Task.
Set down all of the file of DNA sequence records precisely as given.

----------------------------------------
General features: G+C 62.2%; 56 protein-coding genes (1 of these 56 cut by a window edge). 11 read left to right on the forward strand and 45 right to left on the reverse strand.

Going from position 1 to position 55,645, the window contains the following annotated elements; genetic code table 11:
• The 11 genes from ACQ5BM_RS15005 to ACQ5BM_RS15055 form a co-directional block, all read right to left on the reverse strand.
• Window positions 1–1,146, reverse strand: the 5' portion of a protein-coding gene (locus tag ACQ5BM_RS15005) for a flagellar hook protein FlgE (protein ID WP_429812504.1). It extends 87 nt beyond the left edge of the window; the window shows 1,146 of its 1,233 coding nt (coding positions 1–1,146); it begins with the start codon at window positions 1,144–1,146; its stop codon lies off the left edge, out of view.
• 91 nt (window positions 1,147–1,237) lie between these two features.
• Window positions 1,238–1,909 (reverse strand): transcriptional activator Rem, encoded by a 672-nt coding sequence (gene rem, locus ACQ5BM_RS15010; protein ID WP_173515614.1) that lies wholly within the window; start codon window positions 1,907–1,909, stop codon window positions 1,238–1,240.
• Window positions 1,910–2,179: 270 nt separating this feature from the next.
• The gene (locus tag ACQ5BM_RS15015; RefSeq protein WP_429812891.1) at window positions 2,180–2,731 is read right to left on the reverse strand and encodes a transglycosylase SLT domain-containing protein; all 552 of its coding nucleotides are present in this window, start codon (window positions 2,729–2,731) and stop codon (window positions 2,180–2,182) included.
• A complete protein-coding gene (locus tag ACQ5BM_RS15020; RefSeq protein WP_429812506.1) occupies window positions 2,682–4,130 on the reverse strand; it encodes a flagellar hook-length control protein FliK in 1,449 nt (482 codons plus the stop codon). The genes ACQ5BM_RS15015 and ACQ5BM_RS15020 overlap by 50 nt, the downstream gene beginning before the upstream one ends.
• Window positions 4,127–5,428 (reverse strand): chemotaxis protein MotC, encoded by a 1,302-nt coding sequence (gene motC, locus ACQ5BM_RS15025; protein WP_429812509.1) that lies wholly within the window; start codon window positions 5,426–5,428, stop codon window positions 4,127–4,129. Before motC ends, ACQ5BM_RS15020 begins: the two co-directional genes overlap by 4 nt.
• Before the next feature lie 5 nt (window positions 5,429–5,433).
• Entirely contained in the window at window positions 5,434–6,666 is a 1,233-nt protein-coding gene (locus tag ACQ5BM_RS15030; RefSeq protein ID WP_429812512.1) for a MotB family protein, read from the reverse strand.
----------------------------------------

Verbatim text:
General features: G+C 62.2%; 56 protein-coding genes (1 of these 56 cut by a window edge). 11 read left to right on the forward strand and 45 right to left on the reverse strand.

Going from position 1 to position 55,645, the window contains the following annotated elements; genetic code table 11:
• The 11 genes from ACQ5BM_RS15005 to ACQ5BM_RS15055 form a co-directional block, all read right to left on the reverse strand.
• Window positions 1–1,146, reverse strand: the 5' portion of a protein-coding gene (locus tag ACQ5BM_RS15005) for a flagellar hook protein FlgE (protein ID WP_429812504.1). It extends 87 nt beyond the left edge of the window; the window shows 1,146 of its 1,233 coding nt (coding positions 1–1,146); it begins with the start codon at window positions 1,144–1,146; its stop codon lies off the left edge, out of view.
• 91 nt (window positions 1,147–1,237) lie between these two features.
• Window positions 1,238–1,909 (reverse strand): transcriptional activator Rem, encoded by a 672-nt coding sequence (gene rem, locus ACQ5BM_RS15010; protein ID WP_173515614.1) that lies wholly within the window; start codon window positions 1,907–1,909, stop codon window positions 1,238–1,240.
• Window positions 1,910–2,179: 270 nt separating this feature from the next.
• The gene (locus tag ACQ5BM_RS15015; RefSeq protein WP_429812891.1) at window positions 2,180–2,731 is read right to left on the reverse strand and encodes a transglycosylase SLT domain-containing protein; all 552 of its coding nucleotides are present in this window, start codon (window positions 2,729–2,731) and stop codon (window positions 2,180–2,182) included.
• A complete protein-coding gene (locus tag ACQ5BM_RS15020; RefSeq protein WP_429812506.1) occupies window positions 2,682–4,130 on the reverse strand; it encodes a flagellar hook-length control protein FliK in 1,449 nt (482 codons plus the stop codon). The genes ACQ5BM_RS15015 and ACQ5BM_RS15020 overlap by 50 nt, the downstream gene beginning before the upstream one ends.
• Window positions 4,127–5,428 (reverse strand): chemotaxis protein MotC, encoded by a 1,302-nt coding sequence (gene motC, locus ACQ5BM_RS15025; protein WP_429812509.1) that lies wholly within the window; start codon window positions 5,426–5,428, stop codon window positions 4,127–4,129. Before motC ends, ACQ5BM_RS15020 begins: the two co-directional genes overlap by 4 nt.
• Before the next feature lie 5 nt (window positions 5,429–5,433).
• Entirely contained in the window at window positions 5,434–6,666 is a 1,233-nt protein-coding gene (locus tag ACQ5BM_RS15030; RefSeq protein ID WP_429812512.1) for a MotB family protein, read from the reverse strand.